|Team: NON-NBA College Team:
H: 6' 4"|
W: 203 lbs
(30 Years Old)
|RSCI: 56||Agent: Andre Colona ||
High School: Crockett
Hometown: Detroit, MI
Pick 28 in 2006 by Mavericks
Best Case: Morris Peterson
Worst Case: Keith Bogans
|Height w/o Shoes||Height w/shoes||Weight||Wingspan||Standing Reach||Body Fat||No Step Vert||Max Vert||Bench Press||Lane Agility||3/4 Court Sprint||Class Rank|
|6' 3.25"||6' 4.5"||203||6' 7.75"||8' 5.5"||8.0||29.5||35.0||11||11.73||3.22||37|
Basic Per Game Statistics - Comprehensive Stats - Statistical Top 25s
|2010/11||NBA||Maurice Ager||4||7.3||3.8||1.5||2.8||54.5||0.8||1.8||42.9||0.8||1.0||75.0||0.0||0.0|| ||0.0||0.5||0.5||0.3||0.3||0.0||1.0||1.0|
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|Maurice Ager NBA Draft Scouting Report|
April 17, 2006
When talking about all-around offensive threats at the wing position, Maurice Agerís name has to come up near the top of the 2006 list. Ager is blessed with standout athleticism, an NBA-ready body, and explosive scoring ability. He has all the tools to succeed at the next level in a fast paced system.
Ager is at his best in the open court. Blessed with fantastic end to end speed, Ager is very difficult to contain on the break. He runs the floor relentlessly, and fills the lane for slashing, above the rim finishes. Ager is a downright spectacular athlete, and will regularly throw down highlight reel dunks.
As Agerís game has progressed, he has become much more than just a leaper. After playing second fiddle to several upperclassmen and being slowed down by several nagging injuries early in his time at Michigan State, Ager really improved his overall skill level over his final two seasons.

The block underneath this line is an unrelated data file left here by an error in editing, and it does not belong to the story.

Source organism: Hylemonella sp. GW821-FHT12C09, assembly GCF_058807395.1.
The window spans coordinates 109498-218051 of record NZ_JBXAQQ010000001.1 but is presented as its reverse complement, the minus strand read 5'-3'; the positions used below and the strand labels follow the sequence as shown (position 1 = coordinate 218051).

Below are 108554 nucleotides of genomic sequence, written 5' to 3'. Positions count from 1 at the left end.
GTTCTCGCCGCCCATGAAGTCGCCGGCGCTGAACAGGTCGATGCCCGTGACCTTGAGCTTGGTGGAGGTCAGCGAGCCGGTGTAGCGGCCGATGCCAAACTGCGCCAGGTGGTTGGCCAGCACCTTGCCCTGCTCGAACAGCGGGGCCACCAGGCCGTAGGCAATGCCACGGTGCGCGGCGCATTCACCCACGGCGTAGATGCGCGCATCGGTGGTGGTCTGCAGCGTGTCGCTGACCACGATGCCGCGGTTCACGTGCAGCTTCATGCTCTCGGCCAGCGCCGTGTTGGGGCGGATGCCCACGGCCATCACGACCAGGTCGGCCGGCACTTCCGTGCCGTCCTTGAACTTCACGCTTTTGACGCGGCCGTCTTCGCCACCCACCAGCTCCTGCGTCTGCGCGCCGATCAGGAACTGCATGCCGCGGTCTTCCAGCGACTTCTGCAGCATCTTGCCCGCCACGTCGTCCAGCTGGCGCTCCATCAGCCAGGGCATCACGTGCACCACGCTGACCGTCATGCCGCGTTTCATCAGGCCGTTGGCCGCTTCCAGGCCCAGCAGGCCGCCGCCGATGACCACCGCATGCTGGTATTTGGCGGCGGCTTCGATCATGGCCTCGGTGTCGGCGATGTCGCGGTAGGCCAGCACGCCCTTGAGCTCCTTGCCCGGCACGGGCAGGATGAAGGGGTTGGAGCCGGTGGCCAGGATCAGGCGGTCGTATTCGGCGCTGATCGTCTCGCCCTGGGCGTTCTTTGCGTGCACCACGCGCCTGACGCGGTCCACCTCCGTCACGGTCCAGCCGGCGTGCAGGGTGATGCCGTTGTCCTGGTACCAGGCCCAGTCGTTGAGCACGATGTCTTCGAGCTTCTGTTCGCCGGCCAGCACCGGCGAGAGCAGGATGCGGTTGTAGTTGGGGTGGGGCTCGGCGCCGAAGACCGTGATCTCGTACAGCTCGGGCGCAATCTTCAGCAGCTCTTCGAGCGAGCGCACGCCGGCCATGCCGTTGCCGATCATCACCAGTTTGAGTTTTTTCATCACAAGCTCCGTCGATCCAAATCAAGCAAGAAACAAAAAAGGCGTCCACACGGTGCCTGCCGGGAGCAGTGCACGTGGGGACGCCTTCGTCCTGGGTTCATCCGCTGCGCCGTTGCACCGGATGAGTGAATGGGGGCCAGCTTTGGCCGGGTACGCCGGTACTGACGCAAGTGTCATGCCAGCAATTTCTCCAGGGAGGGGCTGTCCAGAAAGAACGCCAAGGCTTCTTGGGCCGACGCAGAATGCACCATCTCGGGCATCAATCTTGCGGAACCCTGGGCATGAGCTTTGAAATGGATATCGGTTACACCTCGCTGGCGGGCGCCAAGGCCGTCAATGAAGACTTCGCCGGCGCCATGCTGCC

Ager has a beautiful 3-point shot, with a quick release, nice elevation, and range well beyond the NBA arc. He has no trouble connecting with a hand in his face. Ager is a volume scorer, capable of getting hot and burying opponents with a barrage of long-distance bombs.
When he actually looks to attack the basket, Ager is dangerous in a number of ways. When going to his right, he can take defenders off the dribble. His explosiveness and wingspan allow him to get into the lane very quickly, and he is capable of slashing to the basket with ease once defenders start overplaying his shot. Ager has also shown a serviceable midrange game at times, capable of hitting turnaround fadeaways and midrange floaters.
Ager is blessed with all natural attributes to be a good defender at the NBA level. He is long, athletic, and is strong enough to compete physically with most professional wings.
While Ager has the raw tools of a dominant all around scorer, there are plenty of times when you wouldnít realize it. Ager is overly dependent on his 3-point shot, and really struggles in the half court setting. He simply doesnít look to attack the basket or utilize his midrange game enough, particularly in terms of pulling up off the dribble.